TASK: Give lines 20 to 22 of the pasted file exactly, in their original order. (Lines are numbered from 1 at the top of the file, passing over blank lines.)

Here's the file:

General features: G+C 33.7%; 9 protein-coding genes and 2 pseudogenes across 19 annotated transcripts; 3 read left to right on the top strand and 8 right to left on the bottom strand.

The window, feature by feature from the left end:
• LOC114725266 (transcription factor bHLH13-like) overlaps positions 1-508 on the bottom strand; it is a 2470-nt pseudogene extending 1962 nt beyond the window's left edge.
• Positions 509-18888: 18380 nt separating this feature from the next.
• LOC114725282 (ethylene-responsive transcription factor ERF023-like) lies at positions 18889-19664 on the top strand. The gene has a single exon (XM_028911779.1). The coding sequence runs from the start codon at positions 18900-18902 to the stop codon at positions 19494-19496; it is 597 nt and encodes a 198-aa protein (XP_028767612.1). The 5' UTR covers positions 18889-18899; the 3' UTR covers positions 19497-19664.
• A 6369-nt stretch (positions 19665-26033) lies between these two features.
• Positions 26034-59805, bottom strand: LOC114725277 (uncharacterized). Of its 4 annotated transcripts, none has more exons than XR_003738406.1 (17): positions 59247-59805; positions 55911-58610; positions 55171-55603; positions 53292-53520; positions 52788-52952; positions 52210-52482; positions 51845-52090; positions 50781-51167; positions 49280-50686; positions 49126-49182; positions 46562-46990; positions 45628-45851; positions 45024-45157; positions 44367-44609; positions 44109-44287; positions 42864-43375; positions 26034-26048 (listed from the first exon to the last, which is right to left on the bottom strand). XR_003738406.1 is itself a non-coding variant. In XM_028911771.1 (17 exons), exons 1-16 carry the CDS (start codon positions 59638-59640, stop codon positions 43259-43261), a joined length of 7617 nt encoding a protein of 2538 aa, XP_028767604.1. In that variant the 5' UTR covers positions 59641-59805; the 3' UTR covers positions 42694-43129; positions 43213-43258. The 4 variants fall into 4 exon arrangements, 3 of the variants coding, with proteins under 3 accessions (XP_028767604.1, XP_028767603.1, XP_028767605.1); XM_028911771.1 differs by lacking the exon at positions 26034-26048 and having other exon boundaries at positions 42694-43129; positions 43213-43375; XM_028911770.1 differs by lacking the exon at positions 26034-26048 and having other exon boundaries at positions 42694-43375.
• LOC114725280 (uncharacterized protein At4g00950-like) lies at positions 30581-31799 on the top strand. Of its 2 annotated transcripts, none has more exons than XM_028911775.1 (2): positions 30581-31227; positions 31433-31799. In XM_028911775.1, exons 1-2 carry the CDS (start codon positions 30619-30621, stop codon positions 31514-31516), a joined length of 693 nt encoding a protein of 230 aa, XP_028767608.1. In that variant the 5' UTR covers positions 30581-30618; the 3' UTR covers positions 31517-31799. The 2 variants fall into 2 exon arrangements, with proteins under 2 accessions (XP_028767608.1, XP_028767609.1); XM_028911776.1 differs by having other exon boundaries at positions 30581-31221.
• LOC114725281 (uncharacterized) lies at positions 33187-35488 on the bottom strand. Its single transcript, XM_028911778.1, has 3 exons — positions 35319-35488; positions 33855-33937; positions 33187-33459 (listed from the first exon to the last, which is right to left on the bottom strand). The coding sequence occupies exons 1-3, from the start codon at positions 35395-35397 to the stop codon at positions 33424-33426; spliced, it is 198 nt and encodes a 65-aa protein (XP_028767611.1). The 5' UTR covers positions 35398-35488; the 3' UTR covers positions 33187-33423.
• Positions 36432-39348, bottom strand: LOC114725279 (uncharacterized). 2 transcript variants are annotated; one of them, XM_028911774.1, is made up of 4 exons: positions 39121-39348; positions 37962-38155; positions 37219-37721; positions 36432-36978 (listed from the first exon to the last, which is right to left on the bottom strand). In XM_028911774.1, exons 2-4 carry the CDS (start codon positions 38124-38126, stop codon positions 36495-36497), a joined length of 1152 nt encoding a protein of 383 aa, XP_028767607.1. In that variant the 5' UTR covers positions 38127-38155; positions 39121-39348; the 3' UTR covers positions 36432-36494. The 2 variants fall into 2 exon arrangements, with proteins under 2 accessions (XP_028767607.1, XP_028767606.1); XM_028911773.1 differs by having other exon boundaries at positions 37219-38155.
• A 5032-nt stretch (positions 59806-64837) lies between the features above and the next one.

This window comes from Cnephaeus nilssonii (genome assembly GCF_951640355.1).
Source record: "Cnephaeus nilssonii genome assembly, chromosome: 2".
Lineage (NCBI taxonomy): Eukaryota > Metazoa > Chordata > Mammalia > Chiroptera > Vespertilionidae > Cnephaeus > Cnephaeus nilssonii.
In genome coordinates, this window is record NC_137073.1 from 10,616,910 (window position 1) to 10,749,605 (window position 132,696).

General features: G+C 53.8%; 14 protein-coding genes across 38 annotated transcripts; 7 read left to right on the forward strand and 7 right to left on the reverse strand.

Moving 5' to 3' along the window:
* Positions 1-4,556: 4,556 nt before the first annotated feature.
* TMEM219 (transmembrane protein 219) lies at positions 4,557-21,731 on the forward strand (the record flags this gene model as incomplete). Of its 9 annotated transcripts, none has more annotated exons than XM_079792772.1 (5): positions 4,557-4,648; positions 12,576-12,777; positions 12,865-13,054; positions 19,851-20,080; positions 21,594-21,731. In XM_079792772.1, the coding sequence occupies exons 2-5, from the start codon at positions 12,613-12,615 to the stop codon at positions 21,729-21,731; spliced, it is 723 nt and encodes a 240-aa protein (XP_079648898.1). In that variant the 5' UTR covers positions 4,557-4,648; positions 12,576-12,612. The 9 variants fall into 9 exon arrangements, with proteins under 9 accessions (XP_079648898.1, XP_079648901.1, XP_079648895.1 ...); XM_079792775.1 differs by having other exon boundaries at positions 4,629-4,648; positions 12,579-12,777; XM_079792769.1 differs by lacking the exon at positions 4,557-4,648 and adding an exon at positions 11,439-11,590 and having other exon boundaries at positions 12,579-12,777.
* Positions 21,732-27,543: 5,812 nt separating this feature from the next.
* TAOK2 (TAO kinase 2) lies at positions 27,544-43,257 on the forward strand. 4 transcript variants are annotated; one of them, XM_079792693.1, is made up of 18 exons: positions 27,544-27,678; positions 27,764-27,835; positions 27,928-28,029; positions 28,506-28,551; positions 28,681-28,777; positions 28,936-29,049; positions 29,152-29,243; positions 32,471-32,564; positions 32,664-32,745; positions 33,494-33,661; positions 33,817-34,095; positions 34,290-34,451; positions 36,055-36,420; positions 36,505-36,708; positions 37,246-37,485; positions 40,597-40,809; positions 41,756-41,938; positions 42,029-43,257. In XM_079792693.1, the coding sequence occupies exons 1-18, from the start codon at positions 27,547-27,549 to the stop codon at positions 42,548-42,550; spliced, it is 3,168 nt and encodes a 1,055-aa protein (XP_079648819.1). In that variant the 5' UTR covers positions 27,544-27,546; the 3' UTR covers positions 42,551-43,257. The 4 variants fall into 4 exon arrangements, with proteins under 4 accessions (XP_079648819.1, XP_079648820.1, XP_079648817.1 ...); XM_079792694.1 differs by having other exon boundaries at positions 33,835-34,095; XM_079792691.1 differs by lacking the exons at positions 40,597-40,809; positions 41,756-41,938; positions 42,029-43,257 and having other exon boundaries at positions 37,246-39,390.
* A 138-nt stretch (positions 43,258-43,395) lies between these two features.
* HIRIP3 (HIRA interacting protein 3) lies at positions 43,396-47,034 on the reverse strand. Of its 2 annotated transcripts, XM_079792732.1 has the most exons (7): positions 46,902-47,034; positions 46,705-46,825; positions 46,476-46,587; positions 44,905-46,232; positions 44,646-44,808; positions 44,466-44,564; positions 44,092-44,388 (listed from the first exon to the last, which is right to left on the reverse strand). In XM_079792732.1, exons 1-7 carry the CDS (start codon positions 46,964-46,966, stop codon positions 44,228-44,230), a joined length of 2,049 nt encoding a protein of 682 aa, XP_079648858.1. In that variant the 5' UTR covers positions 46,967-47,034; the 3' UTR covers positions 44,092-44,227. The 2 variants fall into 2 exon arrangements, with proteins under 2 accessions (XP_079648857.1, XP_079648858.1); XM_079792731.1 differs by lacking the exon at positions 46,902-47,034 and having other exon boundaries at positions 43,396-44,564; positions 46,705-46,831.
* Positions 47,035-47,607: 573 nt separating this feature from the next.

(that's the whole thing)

* Positions 21,732-27,543: 5,812 nt separating this feature from the next.
* TAOK2 (TAO kinase 2) lies at positions 27,544-43,257 on the forward strand. 4 transcript variants are annotated; one of them, XM_079792693.1, is made up of 18 exons: positions 27,544-27,678; positions 27,764-27,835; positions 27,928-28,029; positions 28,506-28,551; positions 28,681-28,777; positions 28,936-29,049; positions 29,152-29,243; positions 32,471-32,564; positions 32,664-32,745; positions 33,494-33,661; positions 33,817-34,095; positions 34,290-34,451; positions 36,055-36,420; positions 36,505-36,708; positions 37,246-37,485; positions 40,597-40,809; positions 41,756-41,938; positions 42,029-43,257. In XM_079792693.1, the coding sequence occupies exons 1-18, from the start codon at positions 27,547-27,549 to the stop codon at positions 42,548-42,550; spliced, it is 3,168 nt and encodes a 1,055-aa protein (XP_079648819.1). In that variant the 5' UTR covers positions 27,544-27,546; the 3' UTR covers positions 42,551-43,257. The 4 variants fall into 4 exon arrangements, with proteins under 4 accessions (XP_079648819.1, XP_079648820.1, XP_079648817.1 ...); XM_079792694.1 differs by having other exon boundaries at positions 33,835-34,095; XM_079792691.1 differs by lacking the exons at positions 40,597-40,809; positions 41,756-41,938; positions 42,029-43,257 and having other exon boundaries at positions 37,246-39,390.
* A 138-nt stretch (positions 43,258-43,395) lies between these two features.